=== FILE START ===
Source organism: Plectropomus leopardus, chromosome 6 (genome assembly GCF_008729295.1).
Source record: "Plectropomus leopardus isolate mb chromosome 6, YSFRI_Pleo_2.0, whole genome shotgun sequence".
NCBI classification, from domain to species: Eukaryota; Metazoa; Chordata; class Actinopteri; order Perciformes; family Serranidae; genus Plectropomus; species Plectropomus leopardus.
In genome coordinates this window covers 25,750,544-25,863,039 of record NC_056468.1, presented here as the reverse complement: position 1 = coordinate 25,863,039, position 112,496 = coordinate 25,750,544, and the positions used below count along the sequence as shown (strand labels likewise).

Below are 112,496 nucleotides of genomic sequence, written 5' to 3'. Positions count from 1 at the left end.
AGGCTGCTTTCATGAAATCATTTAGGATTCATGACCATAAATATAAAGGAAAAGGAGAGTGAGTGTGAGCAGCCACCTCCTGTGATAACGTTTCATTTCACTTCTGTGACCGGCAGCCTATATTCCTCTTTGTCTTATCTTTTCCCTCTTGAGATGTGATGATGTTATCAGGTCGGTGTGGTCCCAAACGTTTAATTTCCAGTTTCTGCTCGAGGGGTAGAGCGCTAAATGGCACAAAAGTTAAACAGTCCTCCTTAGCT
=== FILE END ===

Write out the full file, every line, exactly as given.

Source organism: Plectropomus leopardus, chromosome 6 (genome assembly GCF_008729295.1).
Source record: "Plectropomus leopardus isolate mb chromosome 6, YSFRI_Pleo_2.0, whole genome shotgun sequence".
NCBI classification, from domain to species: Eukaryota; Metazoa; Chordata; class Actinopteri; order Perciformes; family Serranidae; genus Plectropomus; species Plectropomus leopardus.
In genome coordinates this window covers 25,750,544-25,863,039 of record NC_056468.1, presented here as the reverse complement: position 1 = coordinate 25,863,039, position 112,496 = coordinate 25,750,544, and the positions used below count along the sequence as shown (strand labels likewise).

Below are 112,496 nucleotides of genomic sequence, written 5' to 3'. Positions count from 1 at the left end.
AGGCTGCTTTCATGAAATCATTTAGGATTCATGACCATAAATATAAAGGAAAAGGAGAGTGAGTGTGAGCAGCCACCTCCTGTGATAACGTTTCATTTCACTTCTGTGACCGGCAGCCTATATTCCTCTTTGTCTTATCTTTTCCCTCTTGAGATGTGATGATGTTATCAGGTCGGTGTGGTCCCAAACGTTTAATTTCCAGTTTCTGCTCGAGGGGTAGAGCGCTAAATGGCACAAAAGTTAAACAGTCCTCCTTAGCT